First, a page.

- Senate votes 48-0 to defeat income tax, higher rates for business
- Not even Senate Democrats support taxes proposed by House, governor
- Points way for Legislature in special session — now must craft budget without tax hikes
OLYMPIA – Friday night’s unanimous votes against taxes in the state Senate were a big win for the taxpayers of Washington state, says Sen. Doug Ericksen, R-Ferndale.
In the final major act of the Legislature’s regular session, the Senate voted 48-0 Friday night to reject proposals for a new income tax on capital gains and higher business and occupations tax rates for business. All Democrats and all Republicans voted no.
“It is clear that there is no support in the Legislature for Gov. Inslee’s big-government, multi-billion-dollar tax-increase agenda,” Ericksen said. “Not a single Senate Democrat voted to support Inslee’s fantasy tax proposals.
“It is sad and ridiculous that we had to wait this long for Democrats to admit they don’t have the votes to pass their tax increases. Now we need to get to work right away on a balanced budget that funds priorities and does not raise taxes.”
The Senate votes were the first test for the massive tax-increase proposals that have loomed over this year’s Legislature since it convened in January. The governor and majority Democrats in the House have proposed the biggest tax increases in Washington history – $5 billion every two years when fully implemented, under the plan favored by the House. Yet House Democrats have refused to take a vote on their own proposal, an indication they do not have the votes to pass it.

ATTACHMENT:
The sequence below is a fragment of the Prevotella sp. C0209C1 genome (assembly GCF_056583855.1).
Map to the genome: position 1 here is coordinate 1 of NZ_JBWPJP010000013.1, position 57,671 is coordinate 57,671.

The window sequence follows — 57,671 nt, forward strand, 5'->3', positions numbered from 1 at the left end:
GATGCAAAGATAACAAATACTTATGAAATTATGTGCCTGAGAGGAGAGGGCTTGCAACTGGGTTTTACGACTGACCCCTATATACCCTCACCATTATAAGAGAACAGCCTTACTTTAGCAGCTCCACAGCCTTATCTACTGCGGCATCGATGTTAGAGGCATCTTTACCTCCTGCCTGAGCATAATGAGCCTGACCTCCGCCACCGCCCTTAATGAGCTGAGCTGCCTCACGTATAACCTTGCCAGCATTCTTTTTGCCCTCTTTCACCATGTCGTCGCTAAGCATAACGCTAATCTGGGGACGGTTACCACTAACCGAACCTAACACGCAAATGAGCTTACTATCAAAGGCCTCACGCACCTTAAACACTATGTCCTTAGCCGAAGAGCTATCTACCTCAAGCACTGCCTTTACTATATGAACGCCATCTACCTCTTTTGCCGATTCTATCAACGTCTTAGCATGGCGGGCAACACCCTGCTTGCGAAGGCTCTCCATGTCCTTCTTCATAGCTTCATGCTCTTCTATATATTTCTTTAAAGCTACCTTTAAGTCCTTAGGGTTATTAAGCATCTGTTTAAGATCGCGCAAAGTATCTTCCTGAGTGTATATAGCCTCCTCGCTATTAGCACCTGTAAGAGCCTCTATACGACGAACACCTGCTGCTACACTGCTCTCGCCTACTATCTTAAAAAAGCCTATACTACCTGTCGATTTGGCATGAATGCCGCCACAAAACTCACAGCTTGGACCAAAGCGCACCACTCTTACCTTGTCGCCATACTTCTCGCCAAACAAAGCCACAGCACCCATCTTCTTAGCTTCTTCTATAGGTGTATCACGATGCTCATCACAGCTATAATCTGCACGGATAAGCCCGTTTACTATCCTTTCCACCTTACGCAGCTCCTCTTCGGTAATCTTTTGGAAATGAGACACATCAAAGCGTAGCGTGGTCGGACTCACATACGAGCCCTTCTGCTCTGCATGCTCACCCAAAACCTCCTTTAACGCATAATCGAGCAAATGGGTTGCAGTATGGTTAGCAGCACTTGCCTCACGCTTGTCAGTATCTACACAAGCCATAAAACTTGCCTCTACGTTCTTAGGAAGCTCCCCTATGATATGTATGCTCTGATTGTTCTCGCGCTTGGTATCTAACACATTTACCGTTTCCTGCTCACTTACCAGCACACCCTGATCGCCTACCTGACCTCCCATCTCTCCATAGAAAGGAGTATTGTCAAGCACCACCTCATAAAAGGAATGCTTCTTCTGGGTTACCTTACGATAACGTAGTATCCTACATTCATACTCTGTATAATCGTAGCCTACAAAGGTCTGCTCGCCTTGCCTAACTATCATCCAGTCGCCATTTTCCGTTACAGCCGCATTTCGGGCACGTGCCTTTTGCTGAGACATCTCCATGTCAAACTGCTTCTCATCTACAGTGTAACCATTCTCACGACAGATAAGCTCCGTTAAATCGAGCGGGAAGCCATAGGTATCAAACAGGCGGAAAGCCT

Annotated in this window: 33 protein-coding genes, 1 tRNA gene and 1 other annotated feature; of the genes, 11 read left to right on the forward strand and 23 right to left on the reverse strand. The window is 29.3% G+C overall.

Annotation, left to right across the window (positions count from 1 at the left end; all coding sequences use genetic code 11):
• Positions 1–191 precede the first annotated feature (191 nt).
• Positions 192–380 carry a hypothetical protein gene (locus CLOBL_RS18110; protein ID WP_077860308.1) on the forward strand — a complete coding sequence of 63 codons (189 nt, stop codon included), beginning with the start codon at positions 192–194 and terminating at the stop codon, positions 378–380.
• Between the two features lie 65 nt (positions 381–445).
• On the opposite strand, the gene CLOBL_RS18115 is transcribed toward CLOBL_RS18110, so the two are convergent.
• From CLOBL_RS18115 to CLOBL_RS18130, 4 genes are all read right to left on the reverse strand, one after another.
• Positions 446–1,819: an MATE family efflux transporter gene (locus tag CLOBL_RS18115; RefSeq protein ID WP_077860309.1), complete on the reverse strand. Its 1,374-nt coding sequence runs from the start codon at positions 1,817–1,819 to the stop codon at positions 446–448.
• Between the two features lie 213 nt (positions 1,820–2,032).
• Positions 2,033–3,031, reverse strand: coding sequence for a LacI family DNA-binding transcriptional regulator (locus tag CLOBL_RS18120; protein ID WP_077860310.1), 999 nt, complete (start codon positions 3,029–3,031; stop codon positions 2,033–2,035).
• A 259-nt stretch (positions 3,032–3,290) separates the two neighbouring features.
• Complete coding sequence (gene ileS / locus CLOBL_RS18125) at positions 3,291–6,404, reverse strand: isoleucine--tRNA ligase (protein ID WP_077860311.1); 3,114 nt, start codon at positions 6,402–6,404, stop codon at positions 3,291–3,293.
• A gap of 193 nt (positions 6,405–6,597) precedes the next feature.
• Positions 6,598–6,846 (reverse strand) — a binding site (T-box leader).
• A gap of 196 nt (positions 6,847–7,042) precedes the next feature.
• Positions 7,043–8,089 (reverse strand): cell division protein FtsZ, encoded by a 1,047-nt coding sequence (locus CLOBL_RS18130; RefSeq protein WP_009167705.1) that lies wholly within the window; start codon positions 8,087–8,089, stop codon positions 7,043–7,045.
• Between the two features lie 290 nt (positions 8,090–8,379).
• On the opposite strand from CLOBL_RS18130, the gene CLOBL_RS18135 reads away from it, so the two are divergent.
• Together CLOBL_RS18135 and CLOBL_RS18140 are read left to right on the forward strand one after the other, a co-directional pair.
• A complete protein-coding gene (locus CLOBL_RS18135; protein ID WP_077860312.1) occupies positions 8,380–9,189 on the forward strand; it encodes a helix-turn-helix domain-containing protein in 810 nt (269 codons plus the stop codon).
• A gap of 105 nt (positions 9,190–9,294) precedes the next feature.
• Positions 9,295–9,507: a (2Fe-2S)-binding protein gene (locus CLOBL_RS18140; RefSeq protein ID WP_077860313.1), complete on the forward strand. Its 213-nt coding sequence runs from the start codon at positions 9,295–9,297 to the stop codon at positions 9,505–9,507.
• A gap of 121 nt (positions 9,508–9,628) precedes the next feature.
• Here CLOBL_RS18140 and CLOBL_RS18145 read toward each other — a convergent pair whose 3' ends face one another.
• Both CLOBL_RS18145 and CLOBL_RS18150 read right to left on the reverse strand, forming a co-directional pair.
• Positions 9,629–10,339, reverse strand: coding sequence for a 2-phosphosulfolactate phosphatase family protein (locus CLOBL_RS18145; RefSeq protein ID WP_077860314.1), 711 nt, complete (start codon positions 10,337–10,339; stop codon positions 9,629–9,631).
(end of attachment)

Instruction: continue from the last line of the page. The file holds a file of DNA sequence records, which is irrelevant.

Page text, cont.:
That has rendered meaningless a $46 billion spending proposal the House Democrats passed last month – a fantasy budget built on fake dollars, Ericksen says, aimed at fueling a big-government agenda. On Friday, the Senate Majority Coalition Caucus force a vote in the Senate on the House tax-increase proposals, exposing their lack of support. That points the way for the Legislature, which still must adopt a budget during a special session that begins Monday.
The Senate Majority Coalition Caucus already has passed a fully-funded balanced budget that does not require a tax increase yet meets the state’s needs, including K-12 education.
“I’m sure that if our Democratic colleagues in the Senate thought higher taxes were a good idea, they would have been willing to vote for them,” Ericksen said. “Now we ought to be able to dispense with this nonsense and settle our differences quickly.”